This decision is often not made lightly and may be necessary when a baby has a difficult time latching or for other health reasons (premature, etc).
Some mothers who exclusively pump may feel as if they are somewhere in the middle of breastfeeding and formula feeding moms. At the doctor, moms are typically asked “bottle or breast?” meaning “breastfed or formula fed?”
At times, some health care providers or even family and friends may be discouraging about a mother’s choice to exclusively pump. Saying it won’t work, the mother won’t be able to keep up, that formula is easier, etc.
Exclusively pumping takes a lot of dedication, especially in the beginning. Mothers who make this choice are amazingly strong and determined women who have made a wonderful choice for their babies.
This page has a lot of information and tips on exclusively breast pumping. It is important to remember each situation is unique and these tips apply to a healthy full-term baby. Always follow your doctor’s advice.
How Often to Pump
First and foremost, you need to have a high-quality breast pump. Don’t skimp here! It makes a different on how much you will pump!
It is important to remember that newborns nurse 8-12 times every day, around the clock. In order to be successful at exclusive pumping, you need to mimic the same schedule. Ensure you are pumping every 2-3 hours for at least 20 minutes each pumping session. This includes during the night (as hard as that sounds)!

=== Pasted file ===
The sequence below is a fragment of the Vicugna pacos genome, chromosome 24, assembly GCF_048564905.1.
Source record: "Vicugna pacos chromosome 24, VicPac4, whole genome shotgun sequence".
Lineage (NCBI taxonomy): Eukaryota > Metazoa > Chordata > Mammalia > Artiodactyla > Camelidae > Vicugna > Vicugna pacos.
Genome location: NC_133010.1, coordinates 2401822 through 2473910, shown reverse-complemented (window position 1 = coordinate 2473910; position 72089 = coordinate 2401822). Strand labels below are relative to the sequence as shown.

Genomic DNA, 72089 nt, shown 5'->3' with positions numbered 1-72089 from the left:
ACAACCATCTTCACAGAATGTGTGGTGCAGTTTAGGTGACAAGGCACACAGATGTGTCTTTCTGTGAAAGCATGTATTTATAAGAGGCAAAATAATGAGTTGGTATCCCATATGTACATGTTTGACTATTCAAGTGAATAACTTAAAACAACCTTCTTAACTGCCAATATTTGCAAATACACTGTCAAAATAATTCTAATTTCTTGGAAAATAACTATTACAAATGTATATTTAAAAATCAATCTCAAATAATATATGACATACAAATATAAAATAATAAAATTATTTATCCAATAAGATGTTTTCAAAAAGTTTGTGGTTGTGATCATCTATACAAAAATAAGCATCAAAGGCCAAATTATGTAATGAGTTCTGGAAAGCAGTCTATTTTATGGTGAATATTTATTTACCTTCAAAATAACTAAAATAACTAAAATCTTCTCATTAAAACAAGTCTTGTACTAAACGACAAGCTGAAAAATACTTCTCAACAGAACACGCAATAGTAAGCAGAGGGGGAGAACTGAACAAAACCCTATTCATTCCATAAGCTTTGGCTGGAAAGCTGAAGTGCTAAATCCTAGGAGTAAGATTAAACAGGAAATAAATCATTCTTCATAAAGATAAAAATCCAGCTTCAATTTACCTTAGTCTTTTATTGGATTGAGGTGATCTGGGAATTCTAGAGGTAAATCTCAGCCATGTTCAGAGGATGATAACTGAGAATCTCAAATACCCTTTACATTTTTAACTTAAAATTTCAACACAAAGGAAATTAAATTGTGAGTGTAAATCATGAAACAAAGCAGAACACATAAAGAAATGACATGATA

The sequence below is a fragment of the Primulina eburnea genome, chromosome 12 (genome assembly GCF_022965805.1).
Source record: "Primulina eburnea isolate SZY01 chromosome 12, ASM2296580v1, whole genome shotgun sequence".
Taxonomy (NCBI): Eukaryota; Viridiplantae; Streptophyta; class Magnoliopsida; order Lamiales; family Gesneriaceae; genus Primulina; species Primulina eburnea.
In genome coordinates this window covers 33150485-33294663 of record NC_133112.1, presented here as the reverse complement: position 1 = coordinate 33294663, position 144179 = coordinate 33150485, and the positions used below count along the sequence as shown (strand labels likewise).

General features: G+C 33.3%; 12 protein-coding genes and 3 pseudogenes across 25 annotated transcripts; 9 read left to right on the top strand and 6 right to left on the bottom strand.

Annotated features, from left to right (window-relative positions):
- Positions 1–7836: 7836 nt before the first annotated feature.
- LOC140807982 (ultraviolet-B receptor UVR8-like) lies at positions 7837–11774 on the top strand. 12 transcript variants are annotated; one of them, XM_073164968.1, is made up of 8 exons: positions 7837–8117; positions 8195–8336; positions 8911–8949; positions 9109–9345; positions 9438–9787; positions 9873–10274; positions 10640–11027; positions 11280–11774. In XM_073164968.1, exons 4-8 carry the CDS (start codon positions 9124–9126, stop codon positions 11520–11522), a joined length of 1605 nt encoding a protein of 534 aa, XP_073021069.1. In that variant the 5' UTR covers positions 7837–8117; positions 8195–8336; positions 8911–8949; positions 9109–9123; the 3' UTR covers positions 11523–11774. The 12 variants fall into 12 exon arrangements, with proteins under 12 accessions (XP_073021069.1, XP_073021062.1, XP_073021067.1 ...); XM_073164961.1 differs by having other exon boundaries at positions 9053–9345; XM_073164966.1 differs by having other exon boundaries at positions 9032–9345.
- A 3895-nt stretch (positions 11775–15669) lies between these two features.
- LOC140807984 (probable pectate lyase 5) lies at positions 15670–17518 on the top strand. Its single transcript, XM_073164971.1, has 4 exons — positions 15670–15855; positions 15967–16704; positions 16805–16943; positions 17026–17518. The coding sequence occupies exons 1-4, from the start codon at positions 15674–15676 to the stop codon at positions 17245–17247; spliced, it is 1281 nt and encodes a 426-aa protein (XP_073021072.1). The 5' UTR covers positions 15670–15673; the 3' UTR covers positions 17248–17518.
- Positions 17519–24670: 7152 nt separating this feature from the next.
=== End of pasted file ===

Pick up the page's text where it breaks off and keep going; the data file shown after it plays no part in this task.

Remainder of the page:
Often times you can start dropping night sessions once your supply is more established (after 3+months). Typically adding an extra pumping session or two during the daytime will be sufficient to replace the nighttime feedings that baby will require. But it is recommend to wait until your baby is a little older and do it gradually as you want to ensure you are pumping enough milk.
The general rule, however, is to pump at least once for each feeding that baby takes.
How Long to Pump
It is recommended that you pump at least 15-20 minutes. Even if you are not getting milk the entire time. Remember, making breast milk is based on supply and demand. The more you are emptying your breasts, the more your body will produce. So do not be discouraged if you don’t seem to be pumping enough at each session. Keep at it and your body will get the memo.
How Much Milk Will my Baby Need
It may surprise you to know that breastfed babies take in less milk per bottle than formula fed babies. This is because breast milk is much better utilized by the body with very little waste, so less is needed. The average breastfed baby takes in 25 oz in a 24 hour period during 1-6 moths of age.
You will get a feel for how much to give per bottle fairly quickly but here are some helpful suggestions:
Birth – 2 Months: 2-5 oz per feeding
2 Months – 4 Months: 4-6 oz per feeding
4 Months – 6 Months: 5-7 oz per feeding
Another way to calculate how many ounces is by weight. Typically a baby needs 2.5 ounces per pound daily. So a 10-pound baby would need 25 ounces in a 24 hour period of time. If he eats 8 times a day, then each bottle would need to be just over 3 ounces, so round up to 3.5 ounces.
Bottle Feeding Baby
It is important to remember that it is possible to overfeed a baby using a bottle. The reason being that the baby cannot control the flow of the milk like they can with the breast. They will continue swallowing which can lead to frequent spitting up.